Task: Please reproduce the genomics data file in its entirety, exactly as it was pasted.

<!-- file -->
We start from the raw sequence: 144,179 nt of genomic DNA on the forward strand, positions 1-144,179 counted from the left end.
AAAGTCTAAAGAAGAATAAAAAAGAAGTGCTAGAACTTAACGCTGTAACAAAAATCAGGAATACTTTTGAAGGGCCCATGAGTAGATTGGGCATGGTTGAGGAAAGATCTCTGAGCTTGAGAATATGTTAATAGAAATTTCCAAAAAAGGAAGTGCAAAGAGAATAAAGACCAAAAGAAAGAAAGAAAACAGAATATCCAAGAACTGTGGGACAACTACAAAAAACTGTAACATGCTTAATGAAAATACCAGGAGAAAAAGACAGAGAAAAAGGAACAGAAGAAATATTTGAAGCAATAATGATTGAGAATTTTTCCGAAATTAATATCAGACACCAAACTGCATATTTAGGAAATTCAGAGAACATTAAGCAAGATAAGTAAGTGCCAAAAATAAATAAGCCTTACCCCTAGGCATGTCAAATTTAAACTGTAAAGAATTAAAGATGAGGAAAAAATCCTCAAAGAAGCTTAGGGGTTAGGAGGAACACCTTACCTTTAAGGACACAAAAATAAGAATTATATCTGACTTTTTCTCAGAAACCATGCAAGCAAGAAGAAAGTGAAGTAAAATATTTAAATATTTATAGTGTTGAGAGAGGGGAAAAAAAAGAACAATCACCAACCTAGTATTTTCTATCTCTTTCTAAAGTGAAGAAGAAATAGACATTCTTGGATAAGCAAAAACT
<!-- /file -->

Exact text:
We start from the raw sequence: 144,179 nt of genomic DNA on the forward strand, positions 1-144,179 counted from the left end.
AAAGTCTAAAGAAGAATAAAAAAGAAGTGCTAGAACTTAACGCTGTAACAAAAATCAGGAATACTTTTGAAGGGCCCATGAGTAGATTGGGCATGGTTGAGGAAAGATCTCTGAGCTTGAGAATATGTTAATAGAAATTTCCAAAAAAGGAAGTGCAAAGAGAATAAAGACCAAAAGAAAGAAAGAAAACAGAATATCCAAGAACTGTGGGACAACTACAAAAAACTGTAACATGCTTAATGAAAATACCAGGAGAAAAAGACAGAGAAAAAGGAACAGAAGAAATATTTGAAGCAATAATGATTGAGAATTTTTCCGAAATTAATATCAGACACCAAACTGCATATTTAGGAAATTCAGAGAACATTAAGCAAGATAAGTAAGTGCCAAAAATAAATAAGCCTTACCCCTAGGCATGTCAAATTTAAACTGTAAAGAATTAAAGATGAGGAAAAAATCCTCAAAGAAGCTTAGGGGTTAGGAGGAACACCTTACCTTTAAGGACACAAAAATAAGAATTATATCTGACTTTTTCTCAGAAACCATGCAAGCAAGAAGAAAGTGAAGTAAAATATTTAAATATTTATAGTGTTGAGAGAGGGGAAAAAAAAGAACAATCACCAACCTAGTATTTTCTATCTCTTTCTAAAGTGAAGAAGAAATAGACATTCTTGGATAAGCAAAAACT